Johnson, who received his Hall of Fame jacket Friday morning, will be introduced by Larry Bird.
It is only fitting that Johnson and Bird are together again. In basketball annals, the pair is joined at the hip.
There was the 1979 NCAA Championship game, in which Johnson's Michigan State Spartans were too much for Bird's Indiana State Sycamores. That contest it is still the highest rated NCAA title game and laid the foundation for college basketball as it is known today.
"We seemed to be linked together ever since that championship game," Johnson said. "Every time, even today, any article that's mentioned it's 'Bird, Magic, Bird, Magic.' He helped me get here and he's probably the biggest reason I'm here."
Their rivalry continued in the NBA, with Johnson winning a title as a rookie with the Los Angeles Lakers and Bird bouncing back the following year, leading the Boston Celtics to the crown.
The two finally met in the NBA Finals in 1984, with Bird's Celtics getting the better of Magic's Lakers in a seven-game series. They met again in 1985 and '87, with Johnson winning both.
"The great thing about our relationship is that we got along pretty well and we're friends, but once we stepped out on the basketball court, believe me, we were enemies," Bird said. "I always knew when I got under his skin a little bit. He would never curse me or never really get mad at me, (but) he would always go, 'OK, that's what you want. OK, that's the way you want to play the game, OK.'"
The pair raised the bar for a league that was floundering and possibly heading for oblivion.
The two men also were teammates on the original "Dream Team" that stormed through the 1992 Olympics to win the gold medal in Barcelona, Spain.
Johnson was elected in June in his first year of eligibility. One of the NBA's 50 Greatest Players, he spent his entire playing career with the Lakers and is currently their vice president, and holds a small ownership stake.
As a 6-9 point guard, Johnson revolutionized the position and teamed with Hall of Famer Kareem Abdul-Jabbar to help the Lakers win five NBA titles. He averaged 19.7 points, 11.4 assists and 7.3 rebounds in 874 career games, retiring as the all-time leader in assists.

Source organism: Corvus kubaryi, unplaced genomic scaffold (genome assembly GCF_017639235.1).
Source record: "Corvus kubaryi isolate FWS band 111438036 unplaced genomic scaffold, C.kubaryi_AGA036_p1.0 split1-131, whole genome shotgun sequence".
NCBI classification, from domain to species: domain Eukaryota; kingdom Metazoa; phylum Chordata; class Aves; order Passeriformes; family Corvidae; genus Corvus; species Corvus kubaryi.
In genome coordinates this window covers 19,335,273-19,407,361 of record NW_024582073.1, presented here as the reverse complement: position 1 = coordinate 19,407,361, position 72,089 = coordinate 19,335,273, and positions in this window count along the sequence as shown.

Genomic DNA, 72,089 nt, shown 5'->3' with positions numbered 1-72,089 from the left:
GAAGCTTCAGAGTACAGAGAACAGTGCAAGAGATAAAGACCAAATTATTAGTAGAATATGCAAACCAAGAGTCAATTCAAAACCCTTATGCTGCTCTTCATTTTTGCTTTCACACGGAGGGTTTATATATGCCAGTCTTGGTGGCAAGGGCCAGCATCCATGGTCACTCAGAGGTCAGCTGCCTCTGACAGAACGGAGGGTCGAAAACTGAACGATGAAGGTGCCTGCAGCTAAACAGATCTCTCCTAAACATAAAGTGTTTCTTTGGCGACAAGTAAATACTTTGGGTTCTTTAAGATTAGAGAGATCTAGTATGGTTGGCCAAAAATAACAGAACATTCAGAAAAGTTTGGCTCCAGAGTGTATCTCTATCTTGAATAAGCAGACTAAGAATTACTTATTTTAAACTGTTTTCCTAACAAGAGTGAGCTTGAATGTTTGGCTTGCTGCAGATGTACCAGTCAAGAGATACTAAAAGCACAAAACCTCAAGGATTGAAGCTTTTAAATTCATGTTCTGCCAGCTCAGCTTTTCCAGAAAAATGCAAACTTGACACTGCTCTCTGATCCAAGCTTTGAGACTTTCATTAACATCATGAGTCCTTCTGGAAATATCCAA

He was a three-time MVP, and also was named MVP of the NBA Finals in 1980, '82 and '87. He was voted First Team All-NBA every year from 1983-91 after being named to the second team in '82.
He was a 12-time All-Star in his 13-year pro career.
Brown is the only coach in NBA history to lead
six different teams to the playoffs, and has over 1,000 wins in the NBA and ABA.
Brown also won the NCAA title with Kansas in 1988. The three-time ABA Coach of the Year had a 229-107 record with the Carolina Cougars and Denver Nuggets, and has a total record of 1,240-823 in 29 years as a coach, including 834-655 in the NBA. He was the NBA Coach of the Year in 2001.
Olson is one just eight people to coach in five or more NCAA Final Fours. He guided Arizona to the 1997 NCAA championship. He also coached at Long Beach City College, Long Beach State and Iowa, and owns a career record of 767-255 for a winning percentage of .750.
Olson's 23 NCAA Tournament appearances and 39 NCAA Tournament wins are third among active coaches. In 19 seasons at Arizona, he compiled a 471-143 record and, over the last 15 years, has recorded the nation's best winning percentage of .805 with a 401-97 mark.
Yow ranks fifth in women's college basketball history with 625 career victories, and guided North Carolina State to the Final Four in 1998.
The Naismith Basketball Hall of Fame opens Saturday after undergoing $103 million worth of construction.
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